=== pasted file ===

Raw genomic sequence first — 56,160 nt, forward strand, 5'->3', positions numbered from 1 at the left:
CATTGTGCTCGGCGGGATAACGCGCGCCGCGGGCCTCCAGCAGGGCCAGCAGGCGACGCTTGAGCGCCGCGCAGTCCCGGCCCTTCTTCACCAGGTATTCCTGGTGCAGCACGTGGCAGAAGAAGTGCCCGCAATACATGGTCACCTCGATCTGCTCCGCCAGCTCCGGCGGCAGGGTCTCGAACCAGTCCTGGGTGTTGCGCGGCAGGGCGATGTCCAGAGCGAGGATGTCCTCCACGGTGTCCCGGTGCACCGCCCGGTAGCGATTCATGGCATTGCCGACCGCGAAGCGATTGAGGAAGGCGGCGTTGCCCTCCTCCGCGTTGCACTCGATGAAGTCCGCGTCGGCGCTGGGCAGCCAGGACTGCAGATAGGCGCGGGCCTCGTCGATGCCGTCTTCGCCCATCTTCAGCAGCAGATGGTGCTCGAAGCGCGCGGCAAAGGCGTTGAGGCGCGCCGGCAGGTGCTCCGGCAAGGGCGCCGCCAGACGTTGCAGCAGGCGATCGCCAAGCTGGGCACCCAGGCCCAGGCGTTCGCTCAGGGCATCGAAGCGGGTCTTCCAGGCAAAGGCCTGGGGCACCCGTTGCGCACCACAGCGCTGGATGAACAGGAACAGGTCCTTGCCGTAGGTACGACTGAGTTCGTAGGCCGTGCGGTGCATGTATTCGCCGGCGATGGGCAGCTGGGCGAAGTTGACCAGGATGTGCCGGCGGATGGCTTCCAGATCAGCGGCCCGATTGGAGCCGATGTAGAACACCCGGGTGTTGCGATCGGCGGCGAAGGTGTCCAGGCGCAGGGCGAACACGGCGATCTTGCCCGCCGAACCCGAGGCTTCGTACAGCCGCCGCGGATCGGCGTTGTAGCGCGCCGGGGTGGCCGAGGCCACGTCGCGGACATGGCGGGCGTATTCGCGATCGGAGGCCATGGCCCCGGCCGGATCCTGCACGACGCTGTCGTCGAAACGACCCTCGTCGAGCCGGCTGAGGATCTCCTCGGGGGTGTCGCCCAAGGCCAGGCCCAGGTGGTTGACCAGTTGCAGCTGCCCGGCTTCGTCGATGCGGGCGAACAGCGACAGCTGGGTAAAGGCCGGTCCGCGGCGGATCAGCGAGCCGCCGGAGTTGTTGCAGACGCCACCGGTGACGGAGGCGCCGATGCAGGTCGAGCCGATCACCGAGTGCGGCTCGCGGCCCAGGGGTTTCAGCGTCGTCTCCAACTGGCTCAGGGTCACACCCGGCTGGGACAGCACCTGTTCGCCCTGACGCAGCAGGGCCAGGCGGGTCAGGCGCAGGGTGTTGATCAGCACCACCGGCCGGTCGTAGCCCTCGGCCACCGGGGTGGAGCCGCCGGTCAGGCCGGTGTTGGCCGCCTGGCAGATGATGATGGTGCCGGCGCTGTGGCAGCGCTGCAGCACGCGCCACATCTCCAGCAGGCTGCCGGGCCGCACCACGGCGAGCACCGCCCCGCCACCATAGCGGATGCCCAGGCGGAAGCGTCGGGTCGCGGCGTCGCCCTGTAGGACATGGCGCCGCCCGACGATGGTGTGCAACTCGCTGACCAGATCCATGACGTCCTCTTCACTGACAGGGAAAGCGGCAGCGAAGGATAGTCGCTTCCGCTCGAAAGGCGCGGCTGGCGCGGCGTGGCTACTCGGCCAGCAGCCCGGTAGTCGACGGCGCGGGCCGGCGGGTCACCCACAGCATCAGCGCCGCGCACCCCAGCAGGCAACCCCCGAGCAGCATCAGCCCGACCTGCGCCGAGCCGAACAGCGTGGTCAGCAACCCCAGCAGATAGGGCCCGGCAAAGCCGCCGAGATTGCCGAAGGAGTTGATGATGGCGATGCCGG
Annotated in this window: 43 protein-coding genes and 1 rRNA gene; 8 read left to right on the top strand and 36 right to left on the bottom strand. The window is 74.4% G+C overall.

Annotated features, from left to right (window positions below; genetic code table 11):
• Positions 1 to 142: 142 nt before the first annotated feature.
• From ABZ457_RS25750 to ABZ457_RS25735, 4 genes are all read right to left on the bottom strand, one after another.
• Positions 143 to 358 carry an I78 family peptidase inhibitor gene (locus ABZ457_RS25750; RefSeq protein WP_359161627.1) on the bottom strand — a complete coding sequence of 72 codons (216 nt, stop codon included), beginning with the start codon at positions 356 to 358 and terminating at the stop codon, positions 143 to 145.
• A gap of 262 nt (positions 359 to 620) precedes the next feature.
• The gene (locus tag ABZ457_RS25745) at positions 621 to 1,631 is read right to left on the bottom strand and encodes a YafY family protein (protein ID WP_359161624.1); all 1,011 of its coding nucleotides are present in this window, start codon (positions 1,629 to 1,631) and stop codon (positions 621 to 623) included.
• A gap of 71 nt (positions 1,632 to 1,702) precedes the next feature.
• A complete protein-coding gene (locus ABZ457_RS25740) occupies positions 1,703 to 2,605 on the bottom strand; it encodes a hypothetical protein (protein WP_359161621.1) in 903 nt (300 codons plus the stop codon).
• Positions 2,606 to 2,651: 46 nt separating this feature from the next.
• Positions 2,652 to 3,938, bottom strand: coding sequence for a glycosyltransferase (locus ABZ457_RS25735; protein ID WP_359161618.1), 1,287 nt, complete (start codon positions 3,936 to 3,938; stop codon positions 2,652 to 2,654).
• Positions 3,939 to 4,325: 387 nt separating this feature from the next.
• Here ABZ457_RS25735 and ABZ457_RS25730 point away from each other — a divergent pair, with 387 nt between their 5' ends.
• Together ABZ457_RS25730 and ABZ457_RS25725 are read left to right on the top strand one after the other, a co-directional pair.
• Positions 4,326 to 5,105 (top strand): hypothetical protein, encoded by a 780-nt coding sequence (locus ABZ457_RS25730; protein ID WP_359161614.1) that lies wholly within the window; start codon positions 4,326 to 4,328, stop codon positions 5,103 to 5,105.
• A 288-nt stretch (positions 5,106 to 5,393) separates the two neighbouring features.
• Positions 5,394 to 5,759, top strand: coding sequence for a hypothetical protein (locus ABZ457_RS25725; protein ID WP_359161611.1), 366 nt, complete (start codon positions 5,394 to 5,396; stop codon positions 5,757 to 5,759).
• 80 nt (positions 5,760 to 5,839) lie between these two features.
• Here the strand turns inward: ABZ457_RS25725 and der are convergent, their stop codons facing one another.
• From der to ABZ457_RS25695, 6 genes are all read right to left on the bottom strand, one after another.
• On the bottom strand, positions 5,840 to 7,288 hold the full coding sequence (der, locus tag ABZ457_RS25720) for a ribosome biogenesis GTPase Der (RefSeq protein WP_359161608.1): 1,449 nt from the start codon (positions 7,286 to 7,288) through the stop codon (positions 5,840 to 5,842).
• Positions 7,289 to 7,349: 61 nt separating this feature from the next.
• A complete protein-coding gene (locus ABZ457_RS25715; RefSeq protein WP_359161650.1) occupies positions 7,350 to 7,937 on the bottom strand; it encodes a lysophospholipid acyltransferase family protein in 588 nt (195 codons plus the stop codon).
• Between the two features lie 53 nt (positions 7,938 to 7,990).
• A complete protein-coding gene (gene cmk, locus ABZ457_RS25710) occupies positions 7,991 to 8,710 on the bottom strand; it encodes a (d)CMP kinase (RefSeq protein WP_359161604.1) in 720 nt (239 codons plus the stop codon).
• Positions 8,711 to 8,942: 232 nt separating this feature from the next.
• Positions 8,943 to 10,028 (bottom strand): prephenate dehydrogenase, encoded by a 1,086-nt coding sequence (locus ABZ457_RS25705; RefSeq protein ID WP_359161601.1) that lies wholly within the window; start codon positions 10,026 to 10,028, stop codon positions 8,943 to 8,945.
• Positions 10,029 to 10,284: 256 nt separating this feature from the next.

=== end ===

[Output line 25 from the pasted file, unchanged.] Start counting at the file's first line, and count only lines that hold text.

• A complete protein-coding gene (locus ABZ457_RS25715; RefSeq protein WP_359161650.1) occupies positions 7,350 to 7,937 on the bottom strand; it encodes a lysophospholipid acyltransferase family protein in 588 nt (195 codons plus the stop codon).